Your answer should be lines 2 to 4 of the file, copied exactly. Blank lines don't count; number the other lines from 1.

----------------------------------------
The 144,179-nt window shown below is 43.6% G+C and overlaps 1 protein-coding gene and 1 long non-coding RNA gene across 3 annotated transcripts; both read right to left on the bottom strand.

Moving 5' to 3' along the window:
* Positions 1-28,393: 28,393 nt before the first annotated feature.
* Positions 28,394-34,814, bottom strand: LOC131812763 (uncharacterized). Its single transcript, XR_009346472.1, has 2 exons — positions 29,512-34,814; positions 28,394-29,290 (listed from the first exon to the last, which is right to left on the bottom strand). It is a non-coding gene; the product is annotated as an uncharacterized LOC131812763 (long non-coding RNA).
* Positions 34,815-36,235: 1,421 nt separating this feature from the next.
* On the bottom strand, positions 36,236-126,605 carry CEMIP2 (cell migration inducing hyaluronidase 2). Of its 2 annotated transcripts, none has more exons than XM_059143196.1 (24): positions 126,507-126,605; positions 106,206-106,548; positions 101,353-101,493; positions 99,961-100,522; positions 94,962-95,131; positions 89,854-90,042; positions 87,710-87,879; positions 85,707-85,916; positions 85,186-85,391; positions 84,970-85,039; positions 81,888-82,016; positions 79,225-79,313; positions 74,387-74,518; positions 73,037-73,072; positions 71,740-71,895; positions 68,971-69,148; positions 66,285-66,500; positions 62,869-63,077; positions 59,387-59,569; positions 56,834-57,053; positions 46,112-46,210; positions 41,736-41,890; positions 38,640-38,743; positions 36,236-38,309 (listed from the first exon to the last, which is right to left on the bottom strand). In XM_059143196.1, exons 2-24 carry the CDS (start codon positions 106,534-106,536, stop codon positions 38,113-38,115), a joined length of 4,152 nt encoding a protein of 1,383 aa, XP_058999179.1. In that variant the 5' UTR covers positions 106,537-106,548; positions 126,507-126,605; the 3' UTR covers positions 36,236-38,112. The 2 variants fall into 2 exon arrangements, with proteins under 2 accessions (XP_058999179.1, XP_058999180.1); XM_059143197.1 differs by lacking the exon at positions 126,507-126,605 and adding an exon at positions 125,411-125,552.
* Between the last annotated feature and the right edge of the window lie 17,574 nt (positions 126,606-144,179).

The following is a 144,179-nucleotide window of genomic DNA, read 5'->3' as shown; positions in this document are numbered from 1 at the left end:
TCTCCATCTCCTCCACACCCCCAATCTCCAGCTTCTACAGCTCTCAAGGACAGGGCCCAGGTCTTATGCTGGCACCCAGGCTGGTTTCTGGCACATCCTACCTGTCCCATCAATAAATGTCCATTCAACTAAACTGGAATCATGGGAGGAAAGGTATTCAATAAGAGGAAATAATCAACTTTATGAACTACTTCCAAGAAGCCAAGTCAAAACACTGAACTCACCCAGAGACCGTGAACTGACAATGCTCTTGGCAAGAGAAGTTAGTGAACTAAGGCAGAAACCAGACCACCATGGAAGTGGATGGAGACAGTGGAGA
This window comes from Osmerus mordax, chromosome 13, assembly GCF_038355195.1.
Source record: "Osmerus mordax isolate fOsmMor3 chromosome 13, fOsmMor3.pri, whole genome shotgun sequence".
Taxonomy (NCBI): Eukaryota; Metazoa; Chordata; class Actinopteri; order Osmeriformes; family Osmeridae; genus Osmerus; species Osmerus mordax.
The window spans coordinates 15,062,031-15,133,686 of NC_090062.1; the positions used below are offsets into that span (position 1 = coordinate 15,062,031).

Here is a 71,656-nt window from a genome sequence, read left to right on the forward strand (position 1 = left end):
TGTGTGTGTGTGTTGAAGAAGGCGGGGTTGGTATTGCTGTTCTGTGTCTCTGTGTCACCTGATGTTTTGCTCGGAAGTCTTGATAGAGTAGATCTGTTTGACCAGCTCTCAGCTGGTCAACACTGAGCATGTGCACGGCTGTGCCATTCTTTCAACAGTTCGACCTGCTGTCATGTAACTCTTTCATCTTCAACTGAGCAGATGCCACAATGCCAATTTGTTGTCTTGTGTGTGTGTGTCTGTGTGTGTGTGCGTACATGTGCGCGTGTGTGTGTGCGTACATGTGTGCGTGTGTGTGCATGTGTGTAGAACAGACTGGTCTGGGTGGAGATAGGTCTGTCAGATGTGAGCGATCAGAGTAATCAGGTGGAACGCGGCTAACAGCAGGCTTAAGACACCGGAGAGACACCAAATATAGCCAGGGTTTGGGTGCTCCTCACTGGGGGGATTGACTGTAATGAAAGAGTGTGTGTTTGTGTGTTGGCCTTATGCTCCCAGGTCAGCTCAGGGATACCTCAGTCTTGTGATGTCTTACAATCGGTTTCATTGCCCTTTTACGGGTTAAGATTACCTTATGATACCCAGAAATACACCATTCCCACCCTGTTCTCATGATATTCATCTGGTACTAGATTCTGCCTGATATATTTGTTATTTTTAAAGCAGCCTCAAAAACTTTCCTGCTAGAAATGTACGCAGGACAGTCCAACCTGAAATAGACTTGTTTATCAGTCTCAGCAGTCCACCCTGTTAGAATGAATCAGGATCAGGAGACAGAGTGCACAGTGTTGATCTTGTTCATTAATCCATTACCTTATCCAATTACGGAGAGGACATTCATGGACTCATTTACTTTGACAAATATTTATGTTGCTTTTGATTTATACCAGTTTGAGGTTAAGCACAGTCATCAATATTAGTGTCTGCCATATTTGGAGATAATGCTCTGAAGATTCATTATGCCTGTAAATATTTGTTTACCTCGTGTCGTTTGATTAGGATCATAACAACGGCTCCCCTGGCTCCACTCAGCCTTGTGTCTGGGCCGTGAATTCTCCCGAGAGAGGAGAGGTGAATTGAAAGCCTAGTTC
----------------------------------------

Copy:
Moving 5' to 3' along the window:
* Positions 1-28,393: 28,393 nt before the first annotated feature.
* Positions 28,394-34,814, bottom strand: LOC131812763 (uncharacterized). Its single transcript, XR_009346472.1, has 2 exons — positions 29,512-34,814; positions 28,394-29,290 (listed from the first exon to the last, which is right to left on the bottom strand). It is a non-coding gene; the product is annotated as an uncharacterized LOC131812763 (long non-coding RNA).